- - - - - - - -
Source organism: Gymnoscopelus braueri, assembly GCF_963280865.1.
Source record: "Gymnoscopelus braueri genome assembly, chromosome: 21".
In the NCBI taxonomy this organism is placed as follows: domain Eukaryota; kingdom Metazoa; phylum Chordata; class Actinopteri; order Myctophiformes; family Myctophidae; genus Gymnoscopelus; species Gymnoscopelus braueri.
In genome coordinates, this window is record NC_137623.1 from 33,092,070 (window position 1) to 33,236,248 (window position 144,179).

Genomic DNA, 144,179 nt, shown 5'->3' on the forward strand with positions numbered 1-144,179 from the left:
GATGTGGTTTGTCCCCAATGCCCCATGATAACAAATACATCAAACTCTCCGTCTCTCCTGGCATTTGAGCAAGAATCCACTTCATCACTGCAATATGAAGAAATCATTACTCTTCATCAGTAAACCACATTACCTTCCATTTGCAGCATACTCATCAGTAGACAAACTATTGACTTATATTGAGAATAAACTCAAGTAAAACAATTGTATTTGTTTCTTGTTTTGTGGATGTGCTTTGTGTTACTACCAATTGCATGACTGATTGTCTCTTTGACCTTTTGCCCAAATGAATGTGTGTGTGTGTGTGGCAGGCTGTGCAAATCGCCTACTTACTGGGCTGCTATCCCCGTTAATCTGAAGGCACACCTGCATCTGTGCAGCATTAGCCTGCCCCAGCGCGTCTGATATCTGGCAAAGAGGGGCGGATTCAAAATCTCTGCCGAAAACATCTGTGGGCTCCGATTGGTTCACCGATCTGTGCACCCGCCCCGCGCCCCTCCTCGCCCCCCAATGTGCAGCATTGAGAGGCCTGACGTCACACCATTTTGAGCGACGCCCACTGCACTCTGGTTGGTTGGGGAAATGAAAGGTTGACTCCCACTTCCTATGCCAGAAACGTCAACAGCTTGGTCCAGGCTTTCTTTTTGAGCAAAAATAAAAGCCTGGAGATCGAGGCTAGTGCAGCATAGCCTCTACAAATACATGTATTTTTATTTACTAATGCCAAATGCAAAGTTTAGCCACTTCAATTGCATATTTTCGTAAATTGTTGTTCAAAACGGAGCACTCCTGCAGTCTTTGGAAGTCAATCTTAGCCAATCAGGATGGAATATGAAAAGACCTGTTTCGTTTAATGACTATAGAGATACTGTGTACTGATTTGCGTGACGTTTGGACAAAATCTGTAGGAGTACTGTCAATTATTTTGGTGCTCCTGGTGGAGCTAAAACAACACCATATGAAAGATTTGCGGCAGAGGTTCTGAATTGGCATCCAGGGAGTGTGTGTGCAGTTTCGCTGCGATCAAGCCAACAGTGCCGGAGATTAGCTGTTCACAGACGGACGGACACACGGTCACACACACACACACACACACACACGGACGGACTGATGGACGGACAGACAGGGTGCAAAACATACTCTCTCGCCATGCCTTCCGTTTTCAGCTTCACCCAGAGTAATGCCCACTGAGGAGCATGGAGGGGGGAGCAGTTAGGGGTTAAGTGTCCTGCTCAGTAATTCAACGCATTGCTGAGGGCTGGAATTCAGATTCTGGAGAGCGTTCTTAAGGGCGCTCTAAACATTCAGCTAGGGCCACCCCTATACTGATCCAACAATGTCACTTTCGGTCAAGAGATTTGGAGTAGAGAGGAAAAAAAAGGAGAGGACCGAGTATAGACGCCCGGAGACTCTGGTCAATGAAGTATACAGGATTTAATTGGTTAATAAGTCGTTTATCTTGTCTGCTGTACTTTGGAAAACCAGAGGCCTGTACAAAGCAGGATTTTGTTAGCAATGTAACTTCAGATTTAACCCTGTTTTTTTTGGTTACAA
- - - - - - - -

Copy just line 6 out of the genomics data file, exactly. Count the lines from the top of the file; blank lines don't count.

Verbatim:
GATGTGGTTTGTCCCCAATGCCCCATGATAACAAATACATCAAACTCTCCGTCTCTCCTGGCATTTGAGCAAGAATCCACTTCATCACTGCAATATGAAGAAATCATTACTCTTCATCAGTAAACCACATTACCTTCCATTTGCAGCATACTCATCAGTAGACAAACTATTGACTTATATTGAGAATAAACTCAAGTAAAACAATTGTATTTGTTTCTTGTTTTGTGGATGTGCTTTGTGTTACTACCAATTGCATGACTGATTGTCTCTTTGACCTTTTGCCCAAATGAATGTGTGTGTGTGTGTGGCAGGCTGTGCAAATCGCCTACTTACTGGGCTGCTATCCCCGTTAATCTGAAGGCACACCTGCATCTGTGCAGCATTAGCCTGCCCCAGCGCGTCTGATATCTGGCAAAGAGGGGCGGATTCAAAATCTCTGCCGAAAACATCTGTGGGCTCCGATTGGTTCACCGATCTGTGCACCCGCCCCGCGCCCCTCCTCGCCCCCCAATGTGCAGCATTGAGAGGCCTGACGTCACACCATTTTGAGCGACGCCCACTGCACTCTGGTTGGTTGGGGAAATGAAAGGTTGACTCCCACTTCCTATGCCAGAAACGTCAACAGCTTGGTCCAGGCTTTCTTTTTGAGCAAAAATAAAAGCCTGGAGATCGAGGCTAGTGCAGCATAGCCTCTACAAATACATGTATTTTTATTTACTAATGCCAAATGCAAAGTTTAGCCACTTCAATTGCATATTTTCGTAAATTGTTGTTCAAAACGGAGCACTCCTGCAGTCTTTGGAAGTCAATCTTAGCCAATCAGGATGGAATATGAAAAGACCTGTTTCGTTTAATGACTATAGAGATACTGTGTACTGATTTGCGTGACGTTTGGACAAAATCTGTAGGAGTACTGTCAATTATTTTGGTGCTCCTGGTGGAGCTAAAACAACACCATATGAAAGATTTGCGGCAGAGGTTCTGAATTGGCATCCAGGGAGTGTGTGTGCAGTTTCGCTGCGATCAAGCCAACAGTGCCGGAGATTAGCTGTTCACAGACGGACGGACACACGGTCACACACACACACACACACACACACGGACGGACTGATGGACGGACAGACAGGGTGCAAAACATACTCTCTCGCCATGCCTTCCGTTTTCAGCTTCACCCAGAGTAATGCCCACTGAGGAGCATGGAGGGGGGAGCAGTTAGGGGTTAAGTGTCCTGCTCAGTAATTCAACGCATTGCTGAGGGCTGGAATTCAGATTCTGGAGAGCGTTCTTAAGGGCGCTCTAAACATTCAGCTAGGGCCACCCCTATACTGATCCAACAATGTCACTTTCGGTCAAGAGATTTGGAGTAGAGAGGAAAAAAAAGGAGAGGACCGAGTATAGACGCCCGGAGACTCTGGTCAATGAAGTATACAGGATTTAATTGGTTAATAAGTCGTTTATCTTGTCTGCTGTACTTTGGAAAACCAGAGGCCTGTACAAAGCAGGATTTTGTTAGCAATGTAACTTCAGATTTAACCCTGTTTTTTTTGGTTACAA